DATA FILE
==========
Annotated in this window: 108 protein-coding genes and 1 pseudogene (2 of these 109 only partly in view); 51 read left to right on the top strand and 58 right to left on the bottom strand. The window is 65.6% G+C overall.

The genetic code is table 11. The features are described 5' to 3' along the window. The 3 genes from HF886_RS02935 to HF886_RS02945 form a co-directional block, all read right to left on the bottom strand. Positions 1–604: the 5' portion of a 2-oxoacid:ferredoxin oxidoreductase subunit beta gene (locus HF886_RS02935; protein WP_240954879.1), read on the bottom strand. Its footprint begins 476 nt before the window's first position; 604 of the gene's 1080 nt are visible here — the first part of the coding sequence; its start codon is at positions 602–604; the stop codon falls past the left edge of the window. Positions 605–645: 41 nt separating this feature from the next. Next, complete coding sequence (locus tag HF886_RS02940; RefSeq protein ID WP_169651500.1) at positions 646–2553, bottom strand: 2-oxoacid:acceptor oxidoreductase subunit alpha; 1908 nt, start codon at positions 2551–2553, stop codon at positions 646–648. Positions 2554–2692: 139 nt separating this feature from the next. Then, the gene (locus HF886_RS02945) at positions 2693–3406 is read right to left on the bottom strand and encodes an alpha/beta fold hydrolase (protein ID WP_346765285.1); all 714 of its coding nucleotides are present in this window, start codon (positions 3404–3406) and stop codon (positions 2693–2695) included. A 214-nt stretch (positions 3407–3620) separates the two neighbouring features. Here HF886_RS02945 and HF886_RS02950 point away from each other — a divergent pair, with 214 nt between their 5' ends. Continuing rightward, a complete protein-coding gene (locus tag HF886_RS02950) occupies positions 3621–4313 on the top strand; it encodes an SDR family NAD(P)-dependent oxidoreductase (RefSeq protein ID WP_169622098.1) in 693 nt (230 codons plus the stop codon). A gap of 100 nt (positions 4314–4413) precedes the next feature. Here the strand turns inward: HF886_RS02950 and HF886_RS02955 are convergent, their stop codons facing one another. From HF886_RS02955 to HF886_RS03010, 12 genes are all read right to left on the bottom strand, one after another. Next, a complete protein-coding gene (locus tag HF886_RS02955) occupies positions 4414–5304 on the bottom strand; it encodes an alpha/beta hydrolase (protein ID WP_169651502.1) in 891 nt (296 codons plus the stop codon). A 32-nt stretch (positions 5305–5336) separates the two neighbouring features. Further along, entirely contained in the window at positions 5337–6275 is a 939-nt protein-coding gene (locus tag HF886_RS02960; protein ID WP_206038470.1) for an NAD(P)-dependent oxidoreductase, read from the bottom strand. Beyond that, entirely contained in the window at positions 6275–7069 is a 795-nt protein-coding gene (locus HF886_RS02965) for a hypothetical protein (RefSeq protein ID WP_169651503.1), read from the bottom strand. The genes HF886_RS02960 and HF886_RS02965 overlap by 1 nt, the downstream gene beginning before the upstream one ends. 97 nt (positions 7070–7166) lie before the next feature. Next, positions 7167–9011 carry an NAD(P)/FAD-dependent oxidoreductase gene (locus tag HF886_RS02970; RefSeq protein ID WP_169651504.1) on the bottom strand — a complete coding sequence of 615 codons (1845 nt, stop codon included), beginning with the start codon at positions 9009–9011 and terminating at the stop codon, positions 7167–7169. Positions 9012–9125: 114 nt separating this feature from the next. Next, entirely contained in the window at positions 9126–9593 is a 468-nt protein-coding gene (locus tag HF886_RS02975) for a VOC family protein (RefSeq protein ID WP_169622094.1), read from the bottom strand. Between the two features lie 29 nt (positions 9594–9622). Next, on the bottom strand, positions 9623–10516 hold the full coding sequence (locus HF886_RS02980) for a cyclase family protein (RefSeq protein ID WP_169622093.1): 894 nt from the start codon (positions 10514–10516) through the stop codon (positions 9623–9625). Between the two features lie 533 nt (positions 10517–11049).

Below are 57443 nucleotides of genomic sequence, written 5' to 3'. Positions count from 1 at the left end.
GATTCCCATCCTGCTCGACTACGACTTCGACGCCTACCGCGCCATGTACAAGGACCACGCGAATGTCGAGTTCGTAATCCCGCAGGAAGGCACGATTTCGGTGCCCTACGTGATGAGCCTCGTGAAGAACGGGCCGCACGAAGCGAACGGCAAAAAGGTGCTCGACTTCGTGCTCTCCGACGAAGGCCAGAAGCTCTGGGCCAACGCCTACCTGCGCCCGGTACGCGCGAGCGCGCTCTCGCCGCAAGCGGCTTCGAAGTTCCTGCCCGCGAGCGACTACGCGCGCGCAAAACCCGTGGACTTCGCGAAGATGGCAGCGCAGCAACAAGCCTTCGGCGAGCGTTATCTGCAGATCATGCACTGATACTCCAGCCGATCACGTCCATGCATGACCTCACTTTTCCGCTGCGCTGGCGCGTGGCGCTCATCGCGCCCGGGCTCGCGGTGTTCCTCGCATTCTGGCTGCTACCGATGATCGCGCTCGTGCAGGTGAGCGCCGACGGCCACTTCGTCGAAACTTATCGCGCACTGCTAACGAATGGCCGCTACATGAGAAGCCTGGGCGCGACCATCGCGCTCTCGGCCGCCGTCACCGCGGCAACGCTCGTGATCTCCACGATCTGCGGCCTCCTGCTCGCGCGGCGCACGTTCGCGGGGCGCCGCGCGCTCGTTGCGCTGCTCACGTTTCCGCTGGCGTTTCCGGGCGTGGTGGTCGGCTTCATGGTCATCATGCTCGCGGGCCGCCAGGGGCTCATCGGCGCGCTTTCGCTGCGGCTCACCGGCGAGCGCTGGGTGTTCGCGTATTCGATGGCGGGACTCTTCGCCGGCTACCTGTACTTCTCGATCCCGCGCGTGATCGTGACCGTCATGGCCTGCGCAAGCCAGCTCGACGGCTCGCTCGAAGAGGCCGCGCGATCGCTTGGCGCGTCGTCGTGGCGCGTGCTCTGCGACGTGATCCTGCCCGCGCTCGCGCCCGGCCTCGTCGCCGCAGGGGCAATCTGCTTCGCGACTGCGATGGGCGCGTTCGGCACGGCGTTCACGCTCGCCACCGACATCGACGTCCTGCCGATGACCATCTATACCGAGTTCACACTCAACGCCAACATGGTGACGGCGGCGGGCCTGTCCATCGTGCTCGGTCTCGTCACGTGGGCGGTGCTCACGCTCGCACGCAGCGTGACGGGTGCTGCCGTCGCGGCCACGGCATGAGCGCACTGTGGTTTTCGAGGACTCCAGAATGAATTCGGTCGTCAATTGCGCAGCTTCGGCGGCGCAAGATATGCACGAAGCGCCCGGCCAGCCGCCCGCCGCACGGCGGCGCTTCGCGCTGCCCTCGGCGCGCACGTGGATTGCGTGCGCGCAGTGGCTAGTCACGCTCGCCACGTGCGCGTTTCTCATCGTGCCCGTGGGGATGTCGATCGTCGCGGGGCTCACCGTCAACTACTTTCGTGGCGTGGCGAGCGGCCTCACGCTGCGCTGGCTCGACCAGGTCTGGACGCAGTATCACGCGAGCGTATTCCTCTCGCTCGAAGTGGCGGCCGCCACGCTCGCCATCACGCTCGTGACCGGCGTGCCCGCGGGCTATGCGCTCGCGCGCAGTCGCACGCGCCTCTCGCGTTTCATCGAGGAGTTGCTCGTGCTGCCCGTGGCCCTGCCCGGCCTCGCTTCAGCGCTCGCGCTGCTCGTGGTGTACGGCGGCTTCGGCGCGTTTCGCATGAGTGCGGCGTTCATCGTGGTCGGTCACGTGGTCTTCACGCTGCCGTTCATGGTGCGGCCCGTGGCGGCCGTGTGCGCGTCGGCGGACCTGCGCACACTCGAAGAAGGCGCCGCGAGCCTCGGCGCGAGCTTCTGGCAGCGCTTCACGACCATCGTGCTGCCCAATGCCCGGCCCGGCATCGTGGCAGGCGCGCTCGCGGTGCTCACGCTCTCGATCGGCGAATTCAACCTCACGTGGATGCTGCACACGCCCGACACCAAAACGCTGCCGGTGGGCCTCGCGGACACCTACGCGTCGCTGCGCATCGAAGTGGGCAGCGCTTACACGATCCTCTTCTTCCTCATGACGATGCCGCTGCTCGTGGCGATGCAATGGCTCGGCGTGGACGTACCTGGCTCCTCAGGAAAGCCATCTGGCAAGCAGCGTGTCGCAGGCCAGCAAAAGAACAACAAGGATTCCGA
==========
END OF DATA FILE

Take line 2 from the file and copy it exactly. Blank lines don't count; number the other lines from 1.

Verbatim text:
The genetic code is table 11. The features are described 5' to 3' along the window. The 3 genes from HF886_RS02935 to HF886_RS02945 form a co-directional block, all read right to left on the bottom strand. Positions 1–604: the 5' portion of a 2-oxoacid:ferredoxin oxidoreductase subunit beta gene (locus HF886_RS02935; protein WP_240954879.1), read on the bottom strand. Its footprint begins 476 nt before the window's first position; 604 of the gene's 1080 nt are visible here — the first part of the coding sequence; its start codon is at positions 602–604; the stop codon falls past the left edge of the window. Positions 605–645: 41 nt separating this feature from the next. Next, complete coding sequence (locus tag HF886_RS02940; RefSeq protein ID WP_169651500.1) at positions 646–2553, bottom strand: 2-oxoacid:acceptor oxidoreductase subunit alpha; 1908 nt, start codon at positions 2551–2553, stop codon at positions 646–648. Positions 2554–2692: 139 nt separating this feature from the next. Then, the gene (locus HF886_RS02945) at positions 2693–3406 is read right to left on the bottom strand and encodes an alpha/beta fold hydrolase (protein ID WP_346765285.1); all 714 of its coding nucleotides are present in this window, start codon (positions 3404–3406) and stop codon (positions 2693–2695) included. A 214-nt stretch (positions 3407–3620) separates the two neighbouring features. Here HF886_RS02945 and HF886_RS02950 point away from each other — a divergent pair, with 214 nt between their 5' ends. Continuing rightward, a complete protein-coding gene (locus tag HF886_RS02950) occupies positions 3621–4313 on the top strand; it encodes an SDR family NAD(P)-dependent oxidoreductase (RefSeq protein ID WP_169622098.1) in 693 nt (230 codons plus the stop codon). A gap of 100 nt (positions 4314–4413) precedes the next feature. Here the strand turns inward: HF886_RS02950 and HF886_RS02955 are convergent, their stop codons facing one another. From HF886_RS02955 to HF886_RS03010, 12 genes are all read right to left on the bottom strand, one after another. Next, a complete protein-coding gene (locus tag HF886_RS02955) occupies positions 4414–5304 on the bottom strand; it encodes an alpha/beta hydrolase (protein ID WP_169651502.1) in 891 nt (296 codons plus the stop codon). A 32-nt stretch (positions 5305–5336) separates the two neighbouring features. Further along, entirely contained in the window at positions 5337–6275 is a 939-nt protein-coding gene (locus tag HF886_RS02960; protein ID WP_206038470.1) for an NAD(P)-dependent oxidoreductase, read from the bottom strand. Beyond that, entirely contained in the window at positions 6275–7069 is a 795-nt protein-coding gene (locus HF886_RS02965) for a hypothetical protein (RefSeq protein ID WP_169651503.1), read from the bottom strand. The genes HF886_RS02960 and HF886_RS02965 overlap by 1 nt, the downstream gene beginning before the upstream one ends. 97 nt (positions 7070–7166) lie before the next feature. Next, positions 7167–9011 carry an NAD(P)/FAD-dependent oxidoreductase gene (locus tag HF886_RS02970; RefSeq protein ID WP_169651504.1) on the bottom strand — a complete coding sequence of 615 codons (1845 nt, stop codon included), beginning with the start codon at positions 9009–9011 and terminating at the stop codon, positions 7167–7169. Positions 9012–9125: 114 nt separating this feature from the next. Next, entirely contained in the window at positions 9126–9593 is a 468-nt protein-coding gene (locus tag HF886_RS02975) for a VOC family protein (RefSeq protein ID WP_169622094.1), read from the bottom strand. Between the two features lie 29 nt (positions 9594–9622). Next, on the bottom strand, positions 9623–10516 hold the full coding sequence (locus HF886_RS02980) for a cyclase family protein (RefSeq protein ID WP_169622093.1): 894 nt from the start codon (positions 10514–10516) through the stop codon (positions 9623–9625). Between the two features lie 533 nt (positions 10517–11049).